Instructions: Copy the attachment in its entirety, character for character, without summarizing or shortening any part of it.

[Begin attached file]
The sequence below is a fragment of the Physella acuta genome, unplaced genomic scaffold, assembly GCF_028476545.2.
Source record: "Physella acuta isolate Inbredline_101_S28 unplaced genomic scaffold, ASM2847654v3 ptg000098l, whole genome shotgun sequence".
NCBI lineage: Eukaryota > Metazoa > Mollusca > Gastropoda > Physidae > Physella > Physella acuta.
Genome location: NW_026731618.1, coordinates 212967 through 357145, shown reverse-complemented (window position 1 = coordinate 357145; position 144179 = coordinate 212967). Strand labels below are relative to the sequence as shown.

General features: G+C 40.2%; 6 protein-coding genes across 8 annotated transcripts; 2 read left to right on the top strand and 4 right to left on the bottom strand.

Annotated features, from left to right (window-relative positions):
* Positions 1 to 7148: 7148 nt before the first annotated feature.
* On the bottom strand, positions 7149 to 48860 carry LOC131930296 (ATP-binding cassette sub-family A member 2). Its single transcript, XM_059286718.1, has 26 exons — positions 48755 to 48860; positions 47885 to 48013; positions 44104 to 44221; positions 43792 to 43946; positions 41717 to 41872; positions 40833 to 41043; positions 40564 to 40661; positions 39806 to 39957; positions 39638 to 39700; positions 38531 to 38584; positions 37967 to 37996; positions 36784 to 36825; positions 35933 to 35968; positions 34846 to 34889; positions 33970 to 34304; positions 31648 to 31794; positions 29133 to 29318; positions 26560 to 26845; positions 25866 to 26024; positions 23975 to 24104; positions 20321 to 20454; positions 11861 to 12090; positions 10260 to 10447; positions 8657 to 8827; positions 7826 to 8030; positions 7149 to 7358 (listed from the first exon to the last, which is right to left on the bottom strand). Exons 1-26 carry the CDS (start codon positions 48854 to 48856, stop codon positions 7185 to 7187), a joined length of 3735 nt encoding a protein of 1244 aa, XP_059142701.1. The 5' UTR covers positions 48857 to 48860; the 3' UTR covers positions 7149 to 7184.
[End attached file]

The sequence below is a fragment of the Physella acuta genome, unplaced genomic scaffold, assembly GCF_028476545.2.
Source record: "Physella acuta isolate Inbredline_101_S28 unplaced genomic scaffold, ASM2847654v3 ptg000098l, whole genome shotgun sequence".
NCBI lineage: Eukaryota > Metazoa > Mollusca > Gastropoda > Physidae > Physella > Physella acuta.
Genome location: NW_026731618.1, coordinates 212967 through 357145, shown reverse-complemented (window position 1 = coordinate 357145; position 144179 = coordinate 212967). Strand labels below are relative to the sequence as shown.

General features: G+C 40.2%; 6 protein-coding genes across 8 annotated transcripts; 2 read left to right on the top strand and 4 right to left on the bottom strand.

Annotated features, from left to right (window-relative positions):
* Positions 1 to 7148: 7148 nt before the first annotated feature.
* On the bottom strand, positions 7149 to 48860 carry LOC131930296 (ATP-binding cassette sub-family A member 2). Its single transcript, XM_059286718.1, has 26 exons — positions 48755 to 48860; positions 47885 to 48013; positions 44104 to 44221; positions 43792 to 43946; positions 41717 to 41872; positions 40833 to 41043; positions 40564 to 40661; positions 39806 to 39957; positions 39638 to 39700; positions 38531 to 38584; positions 37967 to 37996; positions 36784 to 36825; positions 35933 to 35968; positions 34846 to 34889; positions 33970 to 34304; positions 31648 to 31794; positions 29133 to 29318; positions 26560 to 26845; positions 25866 to 26024; positions 23975 to 24104; positions 20321 to 20454; positions 11861 to 12090; positions 10260 to 10447; positions 8657 to 8827; positions 7826 to 8030; positions 7149 to 7358 (listed from the first exon to the last, which is right to left on the bottom strand). Exons 1-26 carry the CDS (start codon positions 48854 to 48856, stop codon positions 7185 to 7187), a joined length of 3735 nt encoding a protein of 1244 aa, XP_059142701.1. The 5' UTR covers positions 48857 to 48860; the 3' UTR covers positions 7149 to 7184.